New Developments In The Case Of Missing Pilot Amelia Earhart

Some new research into the Amelia Earhart disappearance has discovered some distress calls, and supports the theory that she was alive for days after crashing.

By on July 24, 2018
(Photo by Keystone/Hulton Archive/Getty Images)

Amelia Earhart’s missing plane and sudden disappearance herself has gt to be one of the most famous cases of “what in the world happened?” ever. And there are actually some new clues in exactly what happened during her flight around the world.

Last year, in 2017, there was a theory that Amelia and her co-pilot, Fred Noonan, landed and were captured by the Japanese. However that theory ended up being debunked (and had less media coverage) after someone found that the evidence supporting that theory was actually older than her flight. And back in March, it was pretty well confirmed that her remains were discovered. This new evidence that this post is about surrounds distress calls that Amelia made.

“Plane down on an uncharted island. Small, uninhabited,” was the distress call that a woman in Texas heard on her home radio in 1937. There were other distress calls sent out too, like one heard in San Francisco: “Still alive. Better hurry. Tell husband all right..” A researcher found a pattern in the claims of calls heard though. The researcher, Richard Gillespie, used tide data. He found out that the calls considered to be genuine Amelia calls happened during periods of low tide. That supports the fact that Amelia was stranded in shallow water where those remains were found, since her radio would only work with the plane’s engine running. It can’t run under water, obviously.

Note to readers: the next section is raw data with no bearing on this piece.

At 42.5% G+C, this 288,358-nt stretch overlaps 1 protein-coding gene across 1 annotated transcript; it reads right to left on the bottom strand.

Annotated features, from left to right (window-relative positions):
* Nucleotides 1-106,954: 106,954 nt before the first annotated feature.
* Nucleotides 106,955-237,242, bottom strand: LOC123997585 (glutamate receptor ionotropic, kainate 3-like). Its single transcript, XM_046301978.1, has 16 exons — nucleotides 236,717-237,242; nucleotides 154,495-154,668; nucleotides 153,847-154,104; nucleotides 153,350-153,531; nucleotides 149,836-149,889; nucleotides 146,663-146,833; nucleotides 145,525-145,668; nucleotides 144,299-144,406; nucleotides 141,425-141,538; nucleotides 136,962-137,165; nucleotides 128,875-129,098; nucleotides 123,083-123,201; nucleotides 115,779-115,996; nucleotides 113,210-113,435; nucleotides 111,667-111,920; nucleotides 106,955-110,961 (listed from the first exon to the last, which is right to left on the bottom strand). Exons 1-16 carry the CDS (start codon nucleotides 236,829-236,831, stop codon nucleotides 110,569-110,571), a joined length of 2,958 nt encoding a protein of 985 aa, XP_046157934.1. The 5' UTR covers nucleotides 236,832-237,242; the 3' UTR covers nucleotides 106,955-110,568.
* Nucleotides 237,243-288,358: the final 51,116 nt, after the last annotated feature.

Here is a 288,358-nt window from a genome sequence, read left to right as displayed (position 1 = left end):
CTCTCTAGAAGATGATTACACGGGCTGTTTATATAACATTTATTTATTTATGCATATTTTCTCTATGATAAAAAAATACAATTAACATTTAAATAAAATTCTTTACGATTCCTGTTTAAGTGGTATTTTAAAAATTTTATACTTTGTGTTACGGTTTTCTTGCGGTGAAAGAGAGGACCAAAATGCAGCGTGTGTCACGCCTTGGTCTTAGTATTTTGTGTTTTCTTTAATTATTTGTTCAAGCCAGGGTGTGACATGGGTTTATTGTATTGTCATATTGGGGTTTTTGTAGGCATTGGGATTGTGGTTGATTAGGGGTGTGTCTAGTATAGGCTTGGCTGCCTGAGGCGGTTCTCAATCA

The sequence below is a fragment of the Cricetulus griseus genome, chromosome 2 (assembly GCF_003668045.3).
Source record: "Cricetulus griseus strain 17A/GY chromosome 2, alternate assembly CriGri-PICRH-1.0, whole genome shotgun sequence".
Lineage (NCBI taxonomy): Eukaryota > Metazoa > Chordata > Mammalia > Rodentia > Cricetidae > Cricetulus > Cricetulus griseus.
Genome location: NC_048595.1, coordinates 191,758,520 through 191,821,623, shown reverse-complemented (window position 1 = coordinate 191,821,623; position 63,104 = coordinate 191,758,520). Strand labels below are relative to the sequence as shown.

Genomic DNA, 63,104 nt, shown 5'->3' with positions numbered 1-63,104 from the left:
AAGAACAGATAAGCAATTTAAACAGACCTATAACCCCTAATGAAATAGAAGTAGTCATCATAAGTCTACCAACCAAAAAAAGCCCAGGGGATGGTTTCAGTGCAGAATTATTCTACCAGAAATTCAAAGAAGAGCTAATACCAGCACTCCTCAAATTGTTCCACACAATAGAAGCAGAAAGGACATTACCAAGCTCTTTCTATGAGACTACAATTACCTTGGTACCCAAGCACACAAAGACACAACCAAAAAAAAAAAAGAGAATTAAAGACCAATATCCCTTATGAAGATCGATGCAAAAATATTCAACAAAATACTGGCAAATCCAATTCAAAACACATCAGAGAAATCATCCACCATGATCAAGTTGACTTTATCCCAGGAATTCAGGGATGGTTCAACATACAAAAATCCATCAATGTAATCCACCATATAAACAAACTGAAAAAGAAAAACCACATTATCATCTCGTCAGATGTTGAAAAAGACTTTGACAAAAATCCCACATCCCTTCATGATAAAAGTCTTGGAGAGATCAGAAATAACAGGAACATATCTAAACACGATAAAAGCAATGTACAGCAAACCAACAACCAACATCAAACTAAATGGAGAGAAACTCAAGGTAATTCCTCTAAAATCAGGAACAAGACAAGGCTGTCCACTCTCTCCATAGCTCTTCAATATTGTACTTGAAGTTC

Using that info, he was able to piece together her final days using calls that were recorded during certain times. It paints a picture of what her final few days were, and supports the idea that those remains that were found are actually hers. The final message ever heard also lines up with that time pattern: “Can you read me? Can you read me? This is Amelia Earhart … Please come in… We have taken in water, my navigator is badly hurt … we are in need of medical care and must have help. We can’t hold on much longer.” Read more about everything over here, there’s a lot more info.

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